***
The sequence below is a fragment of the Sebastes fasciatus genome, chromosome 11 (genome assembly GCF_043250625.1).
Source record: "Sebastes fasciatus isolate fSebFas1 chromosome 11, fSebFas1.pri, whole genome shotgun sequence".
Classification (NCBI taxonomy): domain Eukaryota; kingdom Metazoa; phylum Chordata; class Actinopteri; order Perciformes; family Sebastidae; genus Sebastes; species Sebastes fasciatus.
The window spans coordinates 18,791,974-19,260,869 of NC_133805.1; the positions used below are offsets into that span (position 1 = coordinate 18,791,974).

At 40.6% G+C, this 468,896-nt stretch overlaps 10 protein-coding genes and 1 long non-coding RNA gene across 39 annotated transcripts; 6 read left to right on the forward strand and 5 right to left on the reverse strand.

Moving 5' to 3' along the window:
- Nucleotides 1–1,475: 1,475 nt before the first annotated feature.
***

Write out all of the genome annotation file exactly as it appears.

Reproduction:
The sequence below is a fragment of the Sebastes fasciatus genome, chromosome 11 (genome assembly GCF_043250625.1).
Source record: "Sebastes fasciatus isolate fSebFas1 chromosome 11, fSebFas1.pri, whole genome shotgun sequence".
Classification (NCBI taxonomy): domain Eukaryota; kingdom Metazoa; phylum Chordata; class Actinopteri; order Perciformes; family Sebastidae; genus Sebastes; species Sebastes fasciatus.
The window spans coordinates 18,791,974-19,260,869 of NC_133805.1; the positions used below are offsets into that span (position 1 = coordinate 18,791,974).

At 40.6% G+C, this 468,896-nt stretch overlaps 10 protein-coding genes and 1 long non-coding RNA gene across 39 annotated transcripts; 6 read left to right on the forward strand and 5 right to left on the reverse strand.

Moving 5' to 3' along the window:
- Nucleotides 1–1,475: 1,475 nt before the first annotated feature.